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Chapter 5 - Geog

Chemical Weathering

TermDefinition
Chemical Weathering is the dissolving (Melting away) of rock by rain.
The happens when 1. Rain mixes with the carbon dioxide in the air to form a weak acid. 2. This weak acid falls onto the bare rock and slowly dissolves(melts) it away over a long period of time.
The best example of this in Ireland is The Burren in Co. Clare. Chemical weathering has result in a rare KARST landscape forming at the burren.
Karst Landscape is a rare landscape which is found at the burren. It was formed because bare permeable limestone rock was left exposed to rain on the surface and was slowly dissolved.This has created many spectacular features, above and below ground.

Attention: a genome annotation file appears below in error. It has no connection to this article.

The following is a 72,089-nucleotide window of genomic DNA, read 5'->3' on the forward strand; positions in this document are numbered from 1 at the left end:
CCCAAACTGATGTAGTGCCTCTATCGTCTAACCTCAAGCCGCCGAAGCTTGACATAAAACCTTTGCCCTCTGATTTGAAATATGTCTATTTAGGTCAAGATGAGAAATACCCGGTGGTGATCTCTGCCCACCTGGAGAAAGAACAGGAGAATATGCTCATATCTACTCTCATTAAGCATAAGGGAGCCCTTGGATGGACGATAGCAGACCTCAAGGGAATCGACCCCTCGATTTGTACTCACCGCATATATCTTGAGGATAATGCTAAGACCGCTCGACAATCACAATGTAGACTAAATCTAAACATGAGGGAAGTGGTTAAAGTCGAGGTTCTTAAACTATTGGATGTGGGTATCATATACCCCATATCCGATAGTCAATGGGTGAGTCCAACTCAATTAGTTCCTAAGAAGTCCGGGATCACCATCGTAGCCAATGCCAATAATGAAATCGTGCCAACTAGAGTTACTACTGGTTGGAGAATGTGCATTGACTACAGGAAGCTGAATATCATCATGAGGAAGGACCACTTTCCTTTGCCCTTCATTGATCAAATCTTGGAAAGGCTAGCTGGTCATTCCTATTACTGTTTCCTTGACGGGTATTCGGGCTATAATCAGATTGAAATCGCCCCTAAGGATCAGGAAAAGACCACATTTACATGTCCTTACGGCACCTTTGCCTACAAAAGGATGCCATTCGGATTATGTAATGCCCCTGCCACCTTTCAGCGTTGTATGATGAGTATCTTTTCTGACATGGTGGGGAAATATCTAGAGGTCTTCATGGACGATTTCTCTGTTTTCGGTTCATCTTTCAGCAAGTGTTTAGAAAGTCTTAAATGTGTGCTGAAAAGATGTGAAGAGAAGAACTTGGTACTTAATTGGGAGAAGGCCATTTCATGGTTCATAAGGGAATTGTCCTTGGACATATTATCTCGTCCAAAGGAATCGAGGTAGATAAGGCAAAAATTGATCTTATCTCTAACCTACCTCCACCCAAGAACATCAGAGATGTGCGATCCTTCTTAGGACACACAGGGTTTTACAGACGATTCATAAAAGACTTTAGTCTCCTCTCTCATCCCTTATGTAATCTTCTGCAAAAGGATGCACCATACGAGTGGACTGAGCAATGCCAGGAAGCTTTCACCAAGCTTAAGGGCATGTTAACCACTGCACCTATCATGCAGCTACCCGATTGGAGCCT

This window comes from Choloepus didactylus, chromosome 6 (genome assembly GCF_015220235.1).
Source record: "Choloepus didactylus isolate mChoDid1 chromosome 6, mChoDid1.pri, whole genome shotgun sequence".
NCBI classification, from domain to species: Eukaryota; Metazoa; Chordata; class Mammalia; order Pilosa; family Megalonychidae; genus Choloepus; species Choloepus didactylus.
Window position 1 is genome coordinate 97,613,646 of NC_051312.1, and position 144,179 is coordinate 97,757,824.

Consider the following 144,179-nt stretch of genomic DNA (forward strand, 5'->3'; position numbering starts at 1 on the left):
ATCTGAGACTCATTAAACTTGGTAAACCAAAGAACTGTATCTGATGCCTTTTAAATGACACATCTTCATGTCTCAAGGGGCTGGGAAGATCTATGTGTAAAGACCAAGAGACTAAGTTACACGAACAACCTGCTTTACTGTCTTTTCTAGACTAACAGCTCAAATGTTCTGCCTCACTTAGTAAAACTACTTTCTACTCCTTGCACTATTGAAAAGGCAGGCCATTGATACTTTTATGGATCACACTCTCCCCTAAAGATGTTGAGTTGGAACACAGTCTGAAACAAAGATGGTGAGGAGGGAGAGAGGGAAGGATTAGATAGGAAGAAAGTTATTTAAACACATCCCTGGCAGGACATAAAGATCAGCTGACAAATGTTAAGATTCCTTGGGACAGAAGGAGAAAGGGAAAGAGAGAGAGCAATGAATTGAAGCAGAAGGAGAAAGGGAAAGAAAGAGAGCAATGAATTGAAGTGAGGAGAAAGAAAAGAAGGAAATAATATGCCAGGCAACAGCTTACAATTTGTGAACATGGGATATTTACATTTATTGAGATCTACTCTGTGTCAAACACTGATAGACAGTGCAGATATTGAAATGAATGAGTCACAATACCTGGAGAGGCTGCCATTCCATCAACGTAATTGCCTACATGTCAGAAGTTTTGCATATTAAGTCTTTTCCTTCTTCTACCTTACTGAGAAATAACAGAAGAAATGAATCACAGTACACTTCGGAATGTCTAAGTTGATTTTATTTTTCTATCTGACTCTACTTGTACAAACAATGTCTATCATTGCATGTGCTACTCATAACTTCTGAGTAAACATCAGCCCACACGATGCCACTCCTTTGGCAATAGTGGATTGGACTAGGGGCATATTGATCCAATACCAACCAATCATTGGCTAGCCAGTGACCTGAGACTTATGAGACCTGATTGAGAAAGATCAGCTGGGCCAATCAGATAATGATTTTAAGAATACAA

Surface features of a Karst landscape 1. Limestone Pavement – rocky surface of a karst landscape made up of clints and grikes. 2.Grikes – deep holes in the pavement. 3.Clints – blocks of limestone separating grikes. 4.Swallow Hole – enlarged grikes where rivers disappear under surface.
Underground features of a Karst landscape 1.Passages – long tunnels. 2.Caves – Enlarged(bigger) passages. 3.Stalactites – Poles coming down from roof. 4.Stalagmites – Poles on ground. 5.Pillars – made when stalactites and stalagmites join together.
Created by: toastiee1